Google Is Using AI to Improve Business Listings — Here’s How

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It happens all the time. Someone searches for a business on Google, stumbles upon an outdated Maps listing, and arrives at a time when the business is closed. Frustration ensues, often followed by a series of negative online reviews. Outdated business listings are the bane of consumers and business owners everywhere. And yet, with store hours changing frequently during the pandemic, it’s been a monumental task for businesses to keep their listings updated across all major directories and platforms.

That makes Google’s recent announcement intriguing, especially for multi-location brands. In a blog post, the company said it would be using artificial intelligence and machine learning to build a self-updating Maps product that predicts when business hours are likely to be wrong and updates listings automatically using AI-generated predictions.

How Google’s approach to local info has evolved

Thanks to its vast size and market share, Google Maps has become one of the most important sources of business information for consumers online. Google Maps has more than 154 million monthly users, with users contributing more than 20 million pieces of new information each day.

“Business hours are one of the most dynamic elements within your Google Business Profile and likely the most susceptible to errors or change,” says Krystal Taing, Senior Manager of Solutions at Uberall.

Google has traditionally relied on third-party sources of data for business listings when businesses have not provided a complete data set. Now, that strategy is set to change. In a description on its website, Google says its systems consider multiple factors to predict outdated store hours, including when the business profile was last updated, other online information about the stores’ hours, and information from the Popular Times data Google collects about most businesses in the U.S.

Google’s Popular Times product has been live for more than two years, using aggregated and anonymized location history data from consumers to calculate how busy specific businesses typically are for every hour of the week. Google’s location data is collected exclusively from consumers who have opted-in through their Google accounts. A business’ busiest hour becomes the benchmark, and Google displays “busyness” data for every other hour of the week relative to that data.

This Popular Times feature takes center stage in Google’s latest move. As an example, if it’s determined that a business is especially busy on Monday afternoons, but the business’ Google Listing shows it being closed during that time, then Google now has the ability to override the outdated listing information based on its own consumer location data.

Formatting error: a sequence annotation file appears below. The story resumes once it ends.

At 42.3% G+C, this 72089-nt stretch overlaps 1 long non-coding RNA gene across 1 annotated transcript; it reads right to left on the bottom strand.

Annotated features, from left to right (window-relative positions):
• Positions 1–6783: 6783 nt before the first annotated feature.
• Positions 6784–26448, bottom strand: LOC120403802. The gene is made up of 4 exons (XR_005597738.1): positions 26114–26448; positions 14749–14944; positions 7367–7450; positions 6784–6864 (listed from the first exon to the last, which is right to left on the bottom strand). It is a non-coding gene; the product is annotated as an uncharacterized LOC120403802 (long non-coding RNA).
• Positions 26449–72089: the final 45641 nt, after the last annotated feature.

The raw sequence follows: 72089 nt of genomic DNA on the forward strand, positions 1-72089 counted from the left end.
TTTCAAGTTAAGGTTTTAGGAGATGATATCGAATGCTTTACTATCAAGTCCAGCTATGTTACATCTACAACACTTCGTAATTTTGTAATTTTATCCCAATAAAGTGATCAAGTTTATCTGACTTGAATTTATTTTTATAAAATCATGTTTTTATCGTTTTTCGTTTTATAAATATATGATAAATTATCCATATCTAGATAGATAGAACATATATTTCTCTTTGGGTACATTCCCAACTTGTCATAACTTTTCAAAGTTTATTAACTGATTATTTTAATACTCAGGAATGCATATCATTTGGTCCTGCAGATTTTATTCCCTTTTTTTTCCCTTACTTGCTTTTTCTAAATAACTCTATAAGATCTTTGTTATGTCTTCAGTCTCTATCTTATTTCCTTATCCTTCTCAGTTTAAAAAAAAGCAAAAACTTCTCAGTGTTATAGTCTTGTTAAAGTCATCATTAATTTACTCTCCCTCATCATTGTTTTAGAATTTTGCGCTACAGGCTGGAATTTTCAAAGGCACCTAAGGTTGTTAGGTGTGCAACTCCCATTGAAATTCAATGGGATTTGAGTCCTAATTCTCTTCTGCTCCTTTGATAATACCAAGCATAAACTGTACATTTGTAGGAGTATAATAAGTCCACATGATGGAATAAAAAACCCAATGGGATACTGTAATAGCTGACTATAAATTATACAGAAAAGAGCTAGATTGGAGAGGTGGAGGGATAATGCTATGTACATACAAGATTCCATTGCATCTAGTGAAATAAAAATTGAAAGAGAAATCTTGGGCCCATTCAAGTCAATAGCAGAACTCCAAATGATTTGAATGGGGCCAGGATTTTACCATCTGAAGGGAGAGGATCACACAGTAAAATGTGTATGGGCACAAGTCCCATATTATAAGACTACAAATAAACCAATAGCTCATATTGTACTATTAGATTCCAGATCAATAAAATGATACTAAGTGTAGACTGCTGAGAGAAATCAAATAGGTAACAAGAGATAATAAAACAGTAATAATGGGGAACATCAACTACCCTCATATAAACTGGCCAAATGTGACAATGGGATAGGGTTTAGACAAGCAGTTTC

Google will also be using information about competitors’ businesses in its new AI product. If similar businesses are open at a certain day and time, the algorithm sees that as an indication that a business listing is likely to be outdated as well. The company expects to update the store hours for more than 20 million businesses around the globe in the next six months. 

“Google also derives many of its innovations based on search patterns and behaviors they know about users, so they likely are seeing a shift in searches as well as what users are interacting with most on Google Business Profiles,” Taing says.

Despite its heavy reliance on location data and machine learning, Google is also enlisting the help of its Google Maps community to guide its decision making on when to update business listings. Local Guides and business owners themselves, through their Google Business Profile, will be asked to verify the information that Google’s algorithm predicts. In certain countries, including the United States, Google is using Duplex conversational technology to call businesses and ask for their hours directly. 

What’s at stake in Google’s Maps policies

A lot is at stake. Google earns more than 80% of its revenue from ads, and it commanded 29% of digital ad spending globally in 2021. If this new Google Maps strategy leads to an increase in inaccurate listings, frustrated business owners could take their advertising dollars elsewhere.

In the meantime, Taing suggests that businesses keep a close eye on their listings and monitor their profiles regularly to look for signs of irregularity.

“Maintaining your data on Google Business Profiles and all other physical and digital properties is still essential, even if Google is using AI to update some of this information on their own,” Taing says. “If Google is getting consistent updates from your business, they will be less inclined to rely on other sources. However, if Google does look to supplement your business hours by relying on other sources, it will be critical to ensure this information is correct.”

Stephanie Miles is a senior editor at Street Fight.

Stephanie Miles is a journalist who covers personal finance, technology, and real estate. As Street Fight’s senior editor, she is particularly interested in how local merchants and national brands are utilizing hyperlocal technology to reach consumers. She has written for FHM, the Daily News, Working World, Gawker, Cityfile, and Recessionwire.